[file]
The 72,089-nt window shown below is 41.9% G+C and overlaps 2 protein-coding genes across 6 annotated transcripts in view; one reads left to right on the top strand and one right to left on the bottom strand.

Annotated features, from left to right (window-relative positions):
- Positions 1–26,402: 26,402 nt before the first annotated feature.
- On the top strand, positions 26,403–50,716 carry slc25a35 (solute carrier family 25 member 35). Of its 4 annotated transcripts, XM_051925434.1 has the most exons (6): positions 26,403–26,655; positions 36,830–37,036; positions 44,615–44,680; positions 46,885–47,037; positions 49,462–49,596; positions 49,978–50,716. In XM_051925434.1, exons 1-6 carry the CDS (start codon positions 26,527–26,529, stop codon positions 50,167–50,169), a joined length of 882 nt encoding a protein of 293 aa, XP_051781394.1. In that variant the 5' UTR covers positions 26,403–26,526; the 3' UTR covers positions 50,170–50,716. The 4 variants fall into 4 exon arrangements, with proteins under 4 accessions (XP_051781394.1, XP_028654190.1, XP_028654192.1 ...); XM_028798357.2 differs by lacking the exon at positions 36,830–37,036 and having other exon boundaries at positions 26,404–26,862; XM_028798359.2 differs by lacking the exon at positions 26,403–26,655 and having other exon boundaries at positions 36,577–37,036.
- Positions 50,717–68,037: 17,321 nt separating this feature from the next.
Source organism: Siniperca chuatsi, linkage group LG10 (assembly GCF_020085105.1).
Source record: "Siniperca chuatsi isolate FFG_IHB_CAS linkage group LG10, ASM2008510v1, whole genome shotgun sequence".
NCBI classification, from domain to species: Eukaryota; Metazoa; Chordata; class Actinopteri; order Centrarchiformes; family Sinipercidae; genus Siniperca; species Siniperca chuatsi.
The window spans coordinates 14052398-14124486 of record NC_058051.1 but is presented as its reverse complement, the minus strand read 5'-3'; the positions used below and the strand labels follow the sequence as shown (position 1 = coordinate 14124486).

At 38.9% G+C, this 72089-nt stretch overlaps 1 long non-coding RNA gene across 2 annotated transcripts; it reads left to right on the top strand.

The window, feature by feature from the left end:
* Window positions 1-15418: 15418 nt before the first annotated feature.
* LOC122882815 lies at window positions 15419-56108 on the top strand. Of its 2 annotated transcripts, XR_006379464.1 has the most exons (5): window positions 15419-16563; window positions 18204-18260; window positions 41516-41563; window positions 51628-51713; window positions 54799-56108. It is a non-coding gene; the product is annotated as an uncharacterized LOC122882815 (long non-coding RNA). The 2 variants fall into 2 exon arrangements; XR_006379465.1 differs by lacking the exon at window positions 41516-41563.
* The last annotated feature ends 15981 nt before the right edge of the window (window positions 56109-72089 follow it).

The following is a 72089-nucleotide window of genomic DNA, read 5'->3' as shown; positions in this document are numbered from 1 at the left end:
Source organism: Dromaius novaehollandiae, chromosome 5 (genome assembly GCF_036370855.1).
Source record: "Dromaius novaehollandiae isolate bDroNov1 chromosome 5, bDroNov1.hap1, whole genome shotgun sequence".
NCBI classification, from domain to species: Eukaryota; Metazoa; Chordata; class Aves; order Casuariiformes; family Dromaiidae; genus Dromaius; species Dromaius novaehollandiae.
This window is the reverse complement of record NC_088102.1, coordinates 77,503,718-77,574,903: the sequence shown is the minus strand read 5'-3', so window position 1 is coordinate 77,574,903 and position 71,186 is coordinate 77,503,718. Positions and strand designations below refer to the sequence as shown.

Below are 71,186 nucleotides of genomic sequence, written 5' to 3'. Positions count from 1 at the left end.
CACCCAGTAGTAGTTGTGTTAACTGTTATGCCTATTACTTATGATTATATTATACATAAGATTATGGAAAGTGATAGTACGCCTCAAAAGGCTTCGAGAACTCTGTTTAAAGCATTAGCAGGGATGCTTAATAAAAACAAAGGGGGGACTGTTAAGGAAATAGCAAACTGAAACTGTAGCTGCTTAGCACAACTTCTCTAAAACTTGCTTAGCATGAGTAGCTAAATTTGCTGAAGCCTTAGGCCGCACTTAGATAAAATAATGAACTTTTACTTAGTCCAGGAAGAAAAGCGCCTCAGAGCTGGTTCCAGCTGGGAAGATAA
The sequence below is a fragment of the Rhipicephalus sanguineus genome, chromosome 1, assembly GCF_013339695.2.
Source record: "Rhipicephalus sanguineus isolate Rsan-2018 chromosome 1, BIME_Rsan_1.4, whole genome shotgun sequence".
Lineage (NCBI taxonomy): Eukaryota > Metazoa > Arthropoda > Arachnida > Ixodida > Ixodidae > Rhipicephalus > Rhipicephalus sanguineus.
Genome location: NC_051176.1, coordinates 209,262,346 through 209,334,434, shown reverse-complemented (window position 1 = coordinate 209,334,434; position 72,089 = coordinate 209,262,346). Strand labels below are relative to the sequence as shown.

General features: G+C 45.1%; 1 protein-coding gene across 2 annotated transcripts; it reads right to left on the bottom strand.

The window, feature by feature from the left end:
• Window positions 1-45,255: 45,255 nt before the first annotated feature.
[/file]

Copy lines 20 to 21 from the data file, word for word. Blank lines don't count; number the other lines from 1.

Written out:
Below are 71,186 nucleotides of genomic sequence, written 5' to 3'. Positions count from 1 at the left end.
CACCCAGTAGTAGTTGTGTTAACTGTTATGCCTATTACTTATGATTATATTATACATAAGATTATGGAAAGTGATAGTACGCCTCAAAAGGCTTCGAGAACTCTGTTTAAAGCATTAGCAGGGATGCTTAATAAAAACAAAGGGGGGACTGTTAAGGAAATAGCAAACTGAAACTGTAGCTGCTTAGCACAACTTCTCTAAAACTTGCTTAGCATGAGTAGCTAAATTTGCTGAAGCCTTAGGCCGCACTTAGATAAAATAATGAACTTTTACTTAGTCCAGGAAGAAAAGCGCCTCAGAGCTGGTTCCAGCTGGGAAGATAA